MAP: Were you friends with Nicholas Saunders?

JANSEN: Yes, he was one of my best friends here, although he was older than me. We used to meet for dinner.

MAP: What did you think of him both as a person and as a scientist?

JANSEN: I knew Nicholas very well, and met him frequently for both social and business purposes. He was a person of the first rank — very active, superb sense of humor, always listening, always open-minded, always dynamic. He was many excellent things, but he was not a scientist. He was an alternative entrepreneur, traveler, and an editor of books and websites, rather than a writer.

MAP: Who do you admire most in the entheogenic community?

JANSEN: Timothy Leary for his intellect and his writing, although he lacked common sense; Stanislav Grof, once again, for his intellect; Marcia Moore for her rich warmth — may she rest in peace. Well, that's two dead ones! What does that say about the entheogenic community? I admired Nicholas Saunders as well, for his good humor although not his intellect. I traveled with him on occasion — like Leary, he knew how to grasp life with both hands. I do not admire those who are currently trying to create some sort of cult of personality around themselves, although I accept that Tim Leary did this.

MAP: What do you think of the idea that when someone is in the midst of a K voyage, and they see or hear other people, that these are other people who are also on K at the same time, somewhere?

JANSEN: Interesting, but I doubt it. They may be people who are dreaming, or having an NDE. I am not a fan of molecule attached morphic fields. If there is a morphic field, then it seems to me that it would attach to a mental state rather than a molecule. Thus it is the state produced by K which is important, not the K, so perhaps you meet other entities in that state.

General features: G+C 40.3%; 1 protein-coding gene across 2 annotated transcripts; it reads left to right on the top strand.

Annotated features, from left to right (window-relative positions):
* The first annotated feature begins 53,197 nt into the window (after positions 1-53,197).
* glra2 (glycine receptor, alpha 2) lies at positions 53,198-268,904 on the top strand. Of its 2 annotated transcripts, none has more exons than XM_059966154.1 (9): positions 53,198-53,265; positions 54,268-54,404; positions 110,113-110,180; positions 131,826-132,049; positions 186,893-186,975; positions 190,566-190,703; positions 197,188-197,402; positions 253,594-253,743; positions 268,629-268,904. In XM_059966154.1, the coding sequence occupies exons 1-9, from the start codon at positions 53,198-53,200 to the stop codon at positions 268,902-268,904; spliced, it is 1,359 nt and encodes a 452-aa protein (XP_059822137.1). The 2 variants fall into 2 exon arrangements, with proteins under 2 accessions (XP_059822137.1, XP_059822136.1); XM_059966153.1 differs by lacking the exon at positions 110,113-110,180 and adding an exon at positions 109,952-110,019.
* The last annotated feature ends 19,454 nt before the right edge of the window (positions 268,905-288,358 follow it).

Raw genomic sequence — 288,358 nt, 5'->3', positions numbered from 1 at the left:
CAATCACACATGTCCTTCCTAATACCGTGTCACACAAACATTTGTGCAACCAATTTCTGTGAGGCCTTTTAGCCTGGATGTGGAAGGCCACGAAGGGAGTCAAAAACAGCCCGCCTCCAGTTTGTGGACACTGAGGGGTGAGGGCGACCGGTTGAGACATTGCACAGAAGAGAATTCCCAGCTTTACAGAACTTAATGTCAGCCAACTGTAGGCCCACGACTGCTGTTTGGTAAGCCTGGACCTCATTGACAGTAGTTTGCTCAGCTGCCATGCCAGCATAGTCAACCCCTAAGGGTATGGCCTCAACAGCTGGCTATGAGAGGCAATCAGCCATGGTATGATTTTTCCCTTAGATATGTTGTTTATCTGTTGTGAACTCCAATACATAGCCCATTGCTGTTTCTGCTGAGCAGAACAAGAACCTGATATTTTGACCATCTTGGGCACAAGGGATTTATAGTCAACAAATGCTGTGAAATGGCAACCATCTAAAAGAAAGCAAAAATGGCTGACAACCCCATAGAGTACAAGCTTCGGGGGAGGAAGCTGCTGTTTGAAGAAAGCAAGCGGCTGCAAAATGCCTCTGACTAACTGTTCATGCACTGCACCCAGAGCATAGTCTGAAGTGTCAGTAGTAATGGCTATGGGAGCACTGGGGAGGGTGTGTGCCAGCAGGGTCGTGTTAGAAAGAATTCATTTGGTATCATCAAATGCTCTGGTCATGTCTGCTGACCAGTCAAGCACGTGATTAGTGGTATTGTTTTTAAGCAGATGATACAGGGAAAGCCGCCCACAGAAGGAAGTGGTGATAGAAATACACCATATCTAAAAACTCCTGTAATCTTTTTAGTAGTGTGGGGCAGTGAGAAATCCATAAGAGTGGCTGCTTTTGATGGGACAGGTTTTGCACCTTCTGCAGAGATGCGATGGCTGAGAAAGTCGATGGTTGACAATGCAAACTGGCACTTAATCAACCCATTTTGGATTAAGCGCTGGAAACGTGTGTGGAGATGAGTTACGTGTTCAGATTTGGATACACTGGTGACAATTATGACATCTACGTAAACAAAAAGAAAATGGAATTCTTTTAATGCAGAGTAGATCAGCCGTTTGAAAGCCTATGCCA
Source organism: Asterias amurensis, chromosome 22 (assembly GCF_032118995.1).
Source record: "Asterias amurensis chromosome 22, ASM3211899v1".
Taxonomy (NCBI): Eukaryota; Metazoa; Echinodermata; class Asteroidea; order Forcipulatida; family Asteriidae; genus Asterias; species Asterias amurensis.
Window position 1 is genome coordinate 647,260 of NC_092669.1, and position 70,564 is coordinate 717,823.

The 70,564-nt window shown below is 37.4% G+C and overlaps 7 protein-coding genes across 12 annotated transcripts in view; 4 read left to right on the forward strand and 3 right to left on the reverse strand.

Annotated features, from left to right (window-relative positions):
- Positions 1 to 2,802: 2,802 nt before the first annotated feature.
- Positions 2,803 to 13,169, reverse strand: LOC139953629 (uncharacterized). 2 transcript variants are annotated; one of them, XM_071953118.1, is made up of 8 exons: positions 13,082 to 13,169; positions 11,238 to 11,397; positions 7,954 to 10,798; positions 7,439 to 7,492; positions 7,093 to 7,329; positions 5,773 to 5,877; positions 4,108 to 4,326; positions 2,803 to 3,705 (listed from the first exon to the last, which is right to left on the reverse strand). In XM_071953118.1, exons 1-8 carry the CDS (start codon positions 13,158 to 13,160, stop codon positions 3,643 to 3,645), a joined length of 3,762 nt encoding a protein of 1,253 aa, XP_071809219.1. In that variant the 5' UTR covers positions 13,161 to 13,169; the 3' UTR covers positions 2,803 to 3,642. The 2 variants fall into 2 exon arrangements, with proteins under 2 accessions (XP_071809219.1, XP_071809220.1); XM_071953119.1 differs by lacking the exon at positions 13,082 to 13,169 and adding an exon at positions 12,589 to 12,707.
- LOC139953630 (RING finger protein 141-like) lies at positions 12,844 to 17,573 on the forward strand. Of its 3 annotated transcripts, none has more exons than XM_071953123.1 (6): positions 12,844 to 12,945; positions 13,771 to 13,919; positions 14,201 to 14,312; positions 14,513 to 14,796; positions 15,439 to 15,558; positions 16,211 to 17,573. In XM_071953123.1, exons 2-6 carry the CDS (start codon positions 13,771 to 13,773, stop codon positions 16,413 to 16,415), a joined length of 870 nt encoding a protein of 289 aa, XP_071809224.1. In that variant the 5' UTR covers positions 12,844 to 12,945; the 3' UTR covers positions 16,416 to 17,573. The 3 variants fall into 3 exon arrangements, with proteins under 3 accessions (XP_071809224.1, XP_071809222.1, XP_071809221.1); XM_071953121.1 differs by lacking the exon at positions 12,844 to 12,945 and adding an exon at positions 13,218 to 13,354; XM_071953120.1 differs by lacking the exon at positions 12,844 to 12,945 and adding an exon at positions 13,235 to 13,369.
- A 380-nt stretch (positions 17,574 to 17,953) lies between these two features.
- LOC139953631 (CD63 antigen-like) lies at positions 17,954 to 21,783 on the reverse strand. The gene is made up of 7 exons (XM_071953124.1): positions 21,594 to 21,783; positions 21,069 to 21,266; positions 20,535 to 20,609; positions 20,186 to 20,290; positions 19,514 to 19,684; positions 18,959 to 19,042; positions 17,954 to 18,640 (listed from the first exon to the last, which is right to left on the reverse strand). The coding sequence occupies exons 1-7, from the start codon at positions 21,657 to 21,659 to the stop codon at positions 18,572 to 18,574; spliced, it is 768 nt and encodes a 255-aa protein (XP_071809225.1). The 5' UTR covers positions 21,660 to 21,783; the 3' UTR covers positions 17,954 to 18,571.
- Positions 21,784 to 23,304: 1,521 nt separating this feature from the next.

MAP: Do you think that people can communicate with other people while dreaming, having an NDE, or under the influence of ketamine?

JANSEN: Yes, except that the transcendence of self which would allow this would be mutual, i.e. it would not be as if those two people were their normal egos during the communication.

MAP: In a classic, or non drug-induced NDE, your research states that it is the neurotransmitter glutamate which floods the NMDA receptor sites and causes paranormal experiences. Does this mean we can shoot up glutamate and get similar reactions?

JANSEN: No — it is not the glutamate which causes the altered state of consciousness, it is blockade of the action of glutamate at NMDA receptors. Glutamate does not cause paranormal experiences, but blockade of its action at certain sites in certain areas can do so.